This on its own has led to employers being required to rethink and refocus on how they can retain and manage talent. Employers should be more creative and focus on different ways to manage talent.

According to The Workforce Institute at UKG, higher salaries, work flexibility, hybrid work, family-related leave, care benefits, and digital employee experience are likely going to help employers in winning the talent war.1 This means that the psychological contract has changed after the COVID 19 pandemic. Employees expect more from their employers as a way to retain and get the best out of the former.

Growing employee apathy calls for business leaders to invest in people-centric experience

According to the Workforce Institute at UKG, there is a need for business to focus their energy on developing a people-centric experience at workplaces. “People aren’t built to be resilient for years end yet the ongoing COVID-19 pandemic has forced us all to grapple with continuously interrupted personal lives, career-pathing, and planning for the future.” Humans are naturally emotional beings.1 They cry, feel sad, smile, feel happy and get angry due to forces from the external environment. These can have an impact on the way humans behave and interact with others at work.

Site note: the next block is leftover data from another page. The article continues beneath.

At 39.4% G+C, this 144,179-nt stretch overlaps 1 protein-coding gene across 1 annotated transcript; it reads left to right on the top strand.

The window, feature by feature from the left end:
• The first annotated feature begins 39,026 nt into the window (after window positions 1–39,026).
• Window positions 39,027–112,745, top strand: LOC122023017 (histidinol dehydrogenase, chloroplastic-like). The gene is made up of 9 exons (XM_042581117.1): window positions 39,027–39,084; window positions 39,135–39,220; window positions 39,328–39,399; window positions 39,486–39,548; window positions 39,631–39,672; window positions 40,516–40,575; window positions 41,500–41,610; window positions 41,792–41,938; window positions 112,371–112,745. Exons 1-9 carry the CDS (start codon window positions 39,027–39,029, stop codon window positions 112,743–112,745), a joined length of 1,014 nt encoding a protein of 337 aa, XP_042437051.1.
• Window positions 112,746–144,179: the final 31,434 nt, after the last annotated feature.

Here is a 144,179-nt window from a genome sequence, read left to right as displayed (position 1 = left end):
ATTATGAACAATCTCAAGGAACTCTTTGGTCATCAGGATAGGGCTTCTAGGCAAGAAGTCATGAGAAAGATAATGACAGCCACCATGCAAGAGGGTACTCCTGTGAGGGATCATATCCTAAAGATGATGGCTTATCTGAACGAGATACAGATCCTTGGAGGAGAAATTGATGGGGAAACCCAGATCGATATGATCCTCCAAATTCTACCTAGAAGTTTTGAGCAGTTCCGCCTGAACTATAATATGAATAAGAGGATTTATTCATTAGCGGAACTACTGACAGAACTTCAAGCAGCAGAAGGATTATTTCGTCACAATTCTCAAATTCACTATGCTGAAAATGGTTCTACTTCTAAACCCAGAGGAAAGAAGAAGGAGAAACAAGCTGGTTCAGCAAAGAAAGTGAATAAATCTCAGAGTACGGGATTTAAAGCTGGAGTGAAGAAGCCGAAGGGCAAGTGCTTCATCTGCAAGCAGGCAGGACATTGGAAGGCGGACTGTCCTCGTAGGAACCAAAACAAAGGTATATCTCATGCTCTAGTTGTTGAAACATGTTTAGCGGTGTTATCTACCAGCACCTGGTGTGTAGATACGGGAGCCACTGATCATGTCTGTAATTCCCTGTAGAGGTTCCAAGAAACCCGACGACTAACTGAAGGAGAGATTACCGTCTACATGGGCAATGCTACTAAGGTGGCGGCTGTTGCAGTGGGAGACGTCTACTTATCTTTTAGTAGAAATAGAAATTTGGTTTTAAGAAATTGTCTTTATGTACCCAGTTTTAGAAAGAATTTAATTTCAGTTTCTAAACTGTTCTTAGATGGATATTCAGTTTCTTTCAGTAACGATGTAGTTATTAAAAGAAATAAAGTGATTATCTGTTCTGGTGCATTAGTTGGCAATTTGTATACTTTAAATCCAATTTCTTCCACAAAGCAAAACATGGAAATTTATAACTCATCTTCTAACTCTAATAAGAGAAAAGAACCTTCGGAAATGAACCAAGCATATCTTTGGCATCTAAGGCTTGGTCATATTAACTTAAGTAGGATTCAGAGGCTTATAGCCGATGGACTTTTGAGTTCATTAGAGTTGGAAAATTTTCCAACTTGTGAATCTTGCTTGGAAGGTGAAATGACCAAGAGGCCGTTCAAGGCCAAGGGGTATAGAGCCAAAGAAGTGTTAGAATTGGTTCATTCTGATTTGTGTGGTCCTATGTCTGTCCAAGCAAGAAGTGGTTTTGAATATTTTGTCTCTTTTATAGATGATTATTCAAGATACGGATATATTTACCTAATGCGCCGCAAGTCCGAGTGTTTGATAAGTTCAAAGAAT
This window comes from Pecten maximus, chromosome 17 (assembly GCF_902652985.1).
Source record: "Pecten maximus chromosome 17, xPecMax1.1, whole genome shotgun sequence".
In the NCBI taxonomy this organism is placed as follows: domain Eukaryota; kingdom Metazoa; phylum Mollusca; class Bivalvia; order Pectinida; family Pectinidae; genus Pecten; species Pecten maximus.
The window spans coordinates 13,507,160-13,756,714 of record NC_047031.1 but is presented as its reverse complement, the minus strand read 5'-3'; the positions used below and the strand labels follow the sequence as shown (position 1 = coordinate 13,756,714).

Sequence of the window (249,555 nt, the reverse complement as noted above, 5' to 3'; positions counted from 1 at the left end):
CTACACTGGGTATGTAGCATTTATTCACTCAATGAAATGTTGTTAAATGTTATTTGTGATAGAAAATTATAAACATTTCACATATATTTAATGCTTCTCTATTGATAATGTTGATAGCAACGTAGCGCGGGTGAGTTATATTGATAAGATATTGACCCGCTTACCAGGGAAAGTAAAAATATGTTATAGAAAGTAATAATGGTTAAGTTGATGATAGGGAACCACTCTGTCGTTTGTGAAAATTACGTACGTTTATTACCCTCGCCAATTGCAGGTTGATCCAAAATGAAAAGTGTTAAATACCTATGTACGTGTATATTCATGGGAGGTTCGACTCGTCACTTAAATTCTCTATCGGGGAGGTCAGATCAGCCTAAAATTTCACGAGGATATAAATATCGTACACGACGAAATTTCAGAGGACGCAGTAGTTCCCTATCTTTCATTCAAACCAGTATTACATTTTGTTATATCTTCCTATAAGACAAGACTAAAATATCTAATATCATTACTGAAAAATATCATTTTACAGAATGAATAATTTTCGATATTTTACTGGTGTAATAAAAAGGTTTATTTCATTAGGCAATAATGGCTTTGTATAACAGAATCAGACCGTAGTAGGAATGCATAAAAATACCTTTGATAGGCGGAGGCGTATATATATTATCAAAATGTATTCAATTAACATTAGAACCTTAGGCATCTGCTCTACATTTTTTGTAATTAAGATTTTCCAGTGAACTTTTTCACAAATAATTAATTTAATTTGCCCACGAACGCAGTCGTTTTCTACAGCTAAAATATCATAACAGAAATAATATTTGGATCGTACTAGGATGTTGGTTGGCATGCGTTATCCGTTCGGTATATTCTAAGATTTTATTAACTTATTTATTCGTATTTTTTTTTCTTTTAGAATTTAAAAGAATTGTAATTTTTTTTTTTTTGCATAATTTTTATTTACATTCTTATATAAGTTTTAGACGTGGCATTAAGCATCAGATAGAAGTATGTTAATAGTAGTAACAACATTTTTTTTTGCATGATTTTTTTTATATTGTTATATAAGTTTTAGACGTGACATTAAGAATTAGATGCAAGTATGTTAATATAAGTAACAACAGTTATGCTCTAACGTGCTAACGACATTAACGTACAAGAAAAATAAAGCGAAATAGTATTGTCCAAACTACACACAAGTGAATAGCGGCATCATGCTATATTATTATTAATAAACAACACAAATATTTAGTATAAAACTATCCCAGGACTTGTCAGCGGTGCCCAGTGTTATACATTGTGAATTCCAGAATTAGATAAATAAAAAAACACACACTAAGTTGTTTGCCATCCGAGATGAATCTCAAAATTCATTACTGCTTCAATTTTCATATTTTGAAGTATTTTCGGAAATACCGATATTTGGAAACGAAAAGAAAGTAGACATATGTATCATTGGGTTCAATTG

HR and business leaders have to be able to understand human emotions and understand how they influence employee engagement. HR should step up and take up the role of the HR champion where they drive change through listening to employees and creating an enabling work environment. Employee feedback platforms such as employee engagement surveys, pulse surveys, one on one meetings, team meetings, regular calls, and messages are increasingly becoming important in the year 2022.